Service vessel activity in the U.S. Gulf of Mexico in support of the oil and gas industry using AIS data, 2009–2010
Mark J. Kaiser
Marine Policy, 2016, vol. 63, issue C, 61-80
Offshore exploration and production in the U.S. Gulf of Mexico is supported by a large number of service vessels characterized by complex logistical patterns and demand points distributed across an expansive geographic area. No quantitative data on the spatial and temporal distributions of service vessel activity in the region is available due to the size, complexity and dynamics of the network. The purpose of this paper is to apply Automatic Identification System position data to quantify service vessel activity in the U.S. Gulf of Mexico from 2009 to 2010. A total of 1.1 million vessel arrivals and departures were recorded in 2009–2010, and in 2010, the number of vessel events increased by 40% due in part to the Macondo oil spill and cleanup response. Port-to-port movements comprise the majority of events and about 30% of activity relates to movements offshore. Port Fourchon, Venice, New Orleans, Sabine-Neches, and Lake Charles were the most active ports during the period. A detailed breakdown of vessel counts and the limitations of the analysis are outlined.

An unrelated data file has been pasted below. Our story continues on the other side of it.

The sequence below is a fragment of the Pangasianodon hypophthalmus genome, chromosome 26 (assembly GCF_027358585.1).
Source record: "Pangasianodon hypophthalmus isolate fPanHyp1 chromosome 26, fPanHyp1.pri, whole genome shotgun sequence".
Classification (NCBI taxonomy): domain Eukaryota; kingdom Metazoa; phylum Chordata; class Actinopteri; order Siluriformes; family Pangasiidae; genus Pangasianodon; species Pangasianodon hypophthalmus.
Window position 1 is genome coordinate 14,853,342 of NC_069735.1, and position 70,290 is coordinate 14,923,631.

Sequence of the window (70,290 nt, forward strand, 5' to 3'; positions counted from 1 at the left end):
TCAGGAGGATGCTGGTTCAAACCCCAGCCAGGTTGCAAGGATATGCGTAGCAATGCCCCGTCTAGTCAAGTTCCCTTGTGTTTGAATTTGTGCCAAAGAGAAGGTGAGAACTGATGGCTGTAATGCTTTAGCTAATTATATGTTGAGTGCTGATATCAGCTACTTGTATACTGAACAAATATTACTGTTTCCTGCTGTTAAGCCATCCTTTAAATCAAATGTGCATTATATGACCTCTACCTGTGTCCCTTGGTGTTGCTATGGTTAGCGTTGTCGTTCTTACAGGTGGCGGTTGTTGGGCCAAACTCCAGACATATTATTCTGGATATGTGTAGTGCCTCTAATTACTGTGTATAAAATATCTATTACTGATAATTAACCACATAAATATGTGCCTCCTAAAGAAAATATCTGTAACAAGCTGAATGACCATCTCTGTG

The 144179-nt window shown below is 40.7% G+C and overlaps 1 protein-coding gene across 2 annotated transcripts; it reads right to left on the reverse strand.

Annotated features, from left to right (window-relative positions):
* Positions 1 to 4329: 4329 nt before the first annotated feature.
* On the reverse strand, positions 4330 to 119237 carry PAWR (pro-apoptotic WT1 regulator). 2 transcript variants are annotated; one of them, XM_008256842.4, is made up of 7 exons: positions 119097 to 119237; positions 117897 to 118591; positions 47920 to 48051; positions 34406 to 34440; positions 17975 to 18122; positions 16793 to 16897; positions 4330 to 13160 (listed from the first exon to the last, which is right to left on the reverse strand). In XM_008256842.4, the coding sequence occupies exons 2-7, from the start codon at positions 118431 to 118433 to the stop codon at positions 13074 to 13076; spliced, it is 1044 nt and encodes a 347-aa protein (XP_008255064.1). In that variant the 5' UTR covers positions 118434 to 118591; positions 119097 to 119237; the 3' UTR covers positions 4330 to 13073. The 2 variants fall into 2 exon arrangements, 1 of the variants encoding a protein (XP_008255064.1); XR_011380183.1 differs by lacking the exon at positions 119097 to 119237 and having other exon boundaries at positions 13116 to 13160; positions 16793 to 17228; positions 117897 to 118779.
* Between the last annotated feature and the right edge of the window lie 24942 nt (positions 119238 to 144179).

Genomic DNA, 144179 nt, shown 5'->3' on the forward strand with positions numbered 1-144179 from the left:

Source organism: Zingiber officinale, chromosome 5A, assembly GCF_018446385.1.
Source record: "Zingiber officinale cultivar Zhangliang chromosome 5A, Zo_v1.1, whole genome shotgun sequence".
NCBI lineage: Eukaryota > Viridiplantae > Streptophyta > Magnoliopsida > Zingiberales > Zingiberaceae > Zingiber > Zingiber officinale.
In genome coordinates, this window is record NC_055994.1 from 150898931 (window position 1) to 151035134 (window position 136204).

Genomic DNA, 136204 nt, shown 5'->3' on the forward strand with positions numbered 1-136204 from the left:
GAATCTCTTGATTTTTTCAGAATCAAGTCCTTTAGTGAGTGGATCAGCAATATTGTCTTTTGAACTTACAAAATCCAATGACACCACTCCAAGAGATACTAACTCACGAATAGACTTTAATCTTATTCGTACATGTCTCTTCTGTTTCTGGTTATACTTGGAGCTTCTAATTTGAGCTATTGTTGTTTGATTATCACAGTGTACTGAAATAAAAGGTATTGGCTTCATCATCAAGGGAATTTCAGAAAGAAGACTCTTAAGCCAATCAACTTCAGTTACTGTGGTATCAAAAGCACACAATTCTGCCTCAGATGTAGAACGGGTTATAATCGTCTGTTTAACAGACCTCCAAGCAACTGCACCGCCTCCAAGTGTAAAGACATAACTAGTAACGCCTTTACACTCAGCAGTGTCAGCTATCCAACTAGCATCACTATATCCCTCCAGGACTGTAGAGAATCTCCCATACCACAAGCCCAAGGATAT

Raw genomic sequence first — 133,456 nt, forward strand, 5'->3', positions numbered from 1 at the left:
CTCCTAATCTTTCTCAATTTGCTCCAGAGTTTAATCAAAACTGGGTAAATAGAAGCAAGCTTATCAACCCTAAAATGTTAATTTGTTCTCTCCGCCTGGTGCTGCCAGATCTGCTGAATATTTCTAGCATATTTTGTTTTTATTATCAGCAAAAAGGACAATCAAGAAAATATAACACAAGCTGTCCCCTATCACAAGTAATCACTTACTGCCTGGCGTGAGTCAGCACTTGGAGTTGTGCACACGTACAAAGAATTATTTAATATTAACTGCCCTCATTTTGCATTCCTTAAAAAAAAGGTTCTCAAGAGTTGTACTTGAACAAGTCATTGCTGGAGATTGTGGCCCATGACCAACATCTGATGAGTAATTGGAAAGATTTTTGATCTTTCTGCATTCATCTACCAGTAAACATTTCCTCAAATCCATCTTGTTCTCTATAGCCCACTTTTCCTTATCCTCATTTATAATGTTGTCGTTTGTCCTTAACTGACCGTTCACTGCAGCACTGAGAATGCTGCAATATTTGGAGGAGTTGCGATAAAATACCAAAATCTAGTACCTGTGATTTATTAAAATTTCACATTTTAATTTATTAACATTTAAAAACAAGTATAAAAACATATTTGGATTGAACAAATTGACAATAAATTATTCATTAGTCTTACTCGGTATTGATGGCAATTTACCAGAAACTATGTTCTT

Keywords: Automatic Identification System; Logistics modeling; Offshore service vessels; Vessel tracking (search for similar items in EconPapers)
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Persistent link: https://EconPapers.repec.org/RePEc:eee:marpol:v:63:y:2016:i:c:p:61-80
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